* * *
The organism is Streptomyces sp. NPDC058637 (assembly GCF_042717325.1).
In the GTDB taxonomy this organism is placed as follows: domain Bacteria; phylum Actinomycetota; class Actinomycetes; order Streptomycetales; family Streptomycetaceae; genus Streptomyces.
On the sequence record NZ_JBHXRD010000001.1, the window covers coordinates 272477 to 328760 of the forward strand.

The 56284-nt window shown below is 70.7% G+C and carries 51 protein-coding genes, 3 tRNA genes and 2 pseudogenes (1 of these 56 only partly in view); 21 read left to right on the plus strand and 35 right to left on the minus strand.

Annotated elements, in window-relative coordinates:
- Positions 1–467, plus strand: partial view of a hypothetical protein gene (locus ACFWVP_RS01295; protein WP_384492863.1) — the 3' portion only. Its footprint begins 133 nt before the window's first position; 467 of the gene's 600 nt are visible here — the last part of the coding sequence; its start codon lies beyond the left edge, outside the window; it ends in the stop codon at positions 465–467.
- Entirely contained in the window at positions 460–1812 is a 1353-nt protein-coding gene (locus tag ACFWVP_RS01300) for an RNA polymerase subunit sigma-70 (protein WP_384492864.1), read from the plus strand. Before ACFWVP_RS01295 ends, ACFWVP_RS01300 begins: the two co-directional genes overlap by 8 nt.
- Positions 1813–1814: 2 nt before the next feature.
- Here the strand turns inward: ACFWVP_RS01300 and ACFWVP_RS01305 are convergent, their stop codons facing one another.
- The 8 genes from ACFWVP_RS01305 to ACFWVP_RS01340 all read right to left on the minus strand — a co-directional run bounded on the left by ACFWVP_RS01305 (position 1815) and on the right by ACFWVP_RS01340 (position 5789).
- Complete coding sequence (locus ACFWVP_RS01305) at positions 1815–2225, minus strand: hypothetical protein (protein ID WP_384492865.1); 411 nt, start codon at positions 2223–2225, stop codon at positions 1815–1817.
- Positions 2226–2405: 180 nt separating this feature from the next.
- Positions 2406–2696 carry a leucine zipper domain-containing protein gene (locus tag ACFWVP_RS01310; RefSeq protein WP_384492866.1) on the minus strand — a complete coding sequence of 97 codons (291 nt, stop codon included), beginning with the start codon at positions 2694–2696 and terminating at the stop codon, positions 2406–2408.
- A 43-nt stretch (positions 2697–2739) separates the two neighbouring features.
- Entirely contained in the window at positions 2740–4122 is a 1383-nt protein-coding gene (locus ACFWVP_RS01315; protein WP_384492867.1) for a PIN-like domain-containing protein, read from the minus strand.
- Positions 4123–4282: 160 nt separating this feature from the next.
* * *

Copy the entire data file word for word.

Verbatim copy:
The organism is Streptomyces sp. NPDC058637 (assembly GCF_042717325.1).
In the GTDB taxonomy this organism is placed as follows: domain Bacteria; phylum Actinomycetota; class Actinomycetes; order Streptomycetales; family Streptomycetaceae; genus Streptomyces.
On the sequence record NZ_JBHXRD010000001.1, the window covers coordinates 272477 to 328760 of the forward strand.

The 56284-nt window shown below is 70.7% G+C and carries 51 protein-coding genes, 3 tRNA genes and 2 pseudogenes (1 of these 56 only partly in view); 21 read left to right on the plus strand and 35 right to left on the minus strand.

Annotated elements, in window-relative coordinates:
- Positions 1–467, plus strand: partial view of a hypothetical protein gene (locus ACFWVP_RS01295; protein WP_384492863.1) — the 3' portion only. Its footprint begins 133 nt before the window's first position; 467 of the gene's 600 nt are visible here — the last part of the coding sequence; its start codon lies beyond the left edge, outside the window; it ends in the stop codon at positions 465–467.
- Entirely contained in the window at positions 460–1812 is a 1353-nt protein-coding gene (locus tag ACFWVP_RS01300) for an RNA polymerase subunit sigma-70 (protein WP_384492864.1), read from the plus strand. Before ACFWVP_RS01295 ends, ACFWVP_RS01300 begins: the two co-directional genes overlap by 8 nt.
- Positions 1813–1814: 2 nt before the next feature.
- Here the strand turns inward: ACFWVP_RS01300 and ACFWVP_RS01305 are convergent, their stop codons facing one another.
- The 8 genes from ACFWVP_RS01305 to ACFWVP_RS01340 all read right to left on the minus strand — a co-directional run bounded on the left by ACFWVP_RS01305 (position 1815) and on the right by ACFWVP_RS01340 (position 5789).
- Complete coding sequence (locus ACFWVP_RS01305) at positions 1815–2225, minus strand: hypothetical protein (protein ID WP_384492865.1); 411 nt, start codon at positions 2223–2225, stop codon at positions 1815–1817.
- Positions 2226–2405: 180 nt separating this feature from the next.
- Positions 2406–2696 carry a leucine zipper domain-containing protein gene (locus tag ACFWVP_RS01310; RefSeq protein WP_384492866.1) on the minus strand — a complete coding sequence of 97 codons (291 nt, stop codon included), beginning with the start codon at positions 2694–2696 and terminating at the stop codon, positions 2406–2408.
- A 43-nt stretch (positions 2697–2739) separates the two neighbouring features.
- Entirely contained in the window at positions 2740–4122 is a 1383-nt protein-coding gene (locus ACFWVP_RS01315; protein WP_384492867.1) for a PIN-like domain-containing protein, read from the minus strand.
- Positions 4123–4282: 160 nt separating this feature from the next.